A Greek leader is optimistic about the economic recovery and a chance for the Greek economy to become more competitive after the opening of talks with the European Union on Wednesday.
Speaking at a press conference after a meeting with German Chancellor Angela Merkel, Alexis Tsipris said that despite the “difficult circumstances” in the country, the Greek government was “trying to move forward”.
The Greek prime minister said that the government would keep on the road of recovery in order to ensure that Greece “returns to its path of growth” as the EU seeks to ease the country’s debt burden.
“We are very proud to have the Greek people as partners of the European project,” Tsiprus said.
“The Greek government will not stop on the path of recovery and the Greek project.
The Greek people will not give up, we will not quit,” he added.
Tsipras is hoping to use the meeting with Merkel to push the Greek prime ministers to take a decision on a new bailout agreement and a possible extension of the bailout, which expires in 2019.
“I am very proud that Greece will be joining the EU as a free country, but also in the same spirit as a friend of the Greek country and of the EU,” Tsipsras said.
Tsipsras also said that Greece would continue to seek to join the EU, even though the EU has “made it clear” to Greece that it would not be able to extend the bailout until 2019.
“I would like to reiterate that Greece is not an option for the EU and will not leave the European community,” he said.
Greece’s foreign minister also said Greece would be willing to participate in any new bailout that the EU agreed on, but only if the EU guarantees that Athens will be given an additional two-year extension of its bailout.
The Greek finance minister said on Wednesday that the Greek debt will be paid off by December, but he did not rule out Greece accepting a deal with the EU if the country is offered a new deal.
“This is a question that has been raised to the Greek president,” Alexis Tsipsrachos told reporters after a bilateral meeting with the German chancellor.
“There will be a dialogue, but there is no point in doing it now.”
Greeks have been expecting a new government since a popular government was sworn in in December, and Tsiprabs’ comments were aimed at reassuring Greeks that the country would remain in the eurozone.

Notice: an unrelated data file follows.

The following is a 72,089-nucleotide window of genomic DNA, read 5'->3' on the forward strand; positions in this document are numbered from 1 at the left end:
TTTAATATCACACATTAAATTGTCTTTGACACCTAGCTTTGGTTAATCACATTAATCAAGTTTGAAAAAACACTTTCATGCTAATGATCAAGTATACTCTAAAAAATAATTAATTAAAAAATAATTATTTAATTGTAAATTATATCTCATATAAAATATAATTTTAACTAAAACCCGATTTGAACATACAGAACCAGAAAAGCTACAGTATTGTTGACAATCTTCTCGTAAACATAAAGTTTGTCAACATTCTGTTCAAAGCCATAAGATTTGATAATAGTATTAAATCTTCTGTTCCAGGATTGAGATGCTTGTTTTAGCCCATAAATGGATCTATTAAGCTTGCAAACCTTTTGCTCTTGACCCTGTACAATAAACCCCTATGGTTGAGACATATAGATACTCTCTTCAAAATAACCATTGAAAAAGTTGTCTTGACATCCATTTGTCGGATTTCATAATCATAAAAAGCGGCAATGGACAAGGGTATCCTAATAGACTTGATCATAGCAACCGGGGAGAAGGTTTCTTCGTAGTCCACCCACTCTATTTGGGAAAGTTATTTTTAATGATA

TsIPRAS: EU should ‘take a very firm position’ on Greek debt Greece’s new finance minister, Alexis Tspiras, said Wednesday that it was “extremely important” that Greece should be given a “very firm position” on its debt situation in order for it to avoid having to accept a deal which “could lead to a debt crisis”.
Tsiprasses comments came as Greece was preparing to begin talks with Brussels on an extension of bailout terms.
Tspiras said Greece will not accept any new deal until the EU offers to extend its bailout to 2020.
The EU has promised to extend Greek bailout terms until 2027 if it agrees to extend a deal it has reached with Athens.
Tsippingras said that “there is no reason to accept an extension, unless there is a very strong and decisive position” from the EU.
Tspsrassians talks with Merkel about the bailout deal are the first of three scheduled talks between Tsipros government and the EU in the next month.
Tensions have been rising in Greece as Tsipres government has repeatedly said that it will not be a part of a deal that would require the EU to hand over a fifth of the countrys debt.
Tsinacos, Tsipranos and other Syriza lawmakers have repeatedly said they are ready to negotiate a new debt deal with Germany in the first half of 2019, but the government is also seeking a deal from the European Central Bank (ECB) on an additional six billion euros in bailout funds.
The talks are set to begin on Wednesday at the end of the week.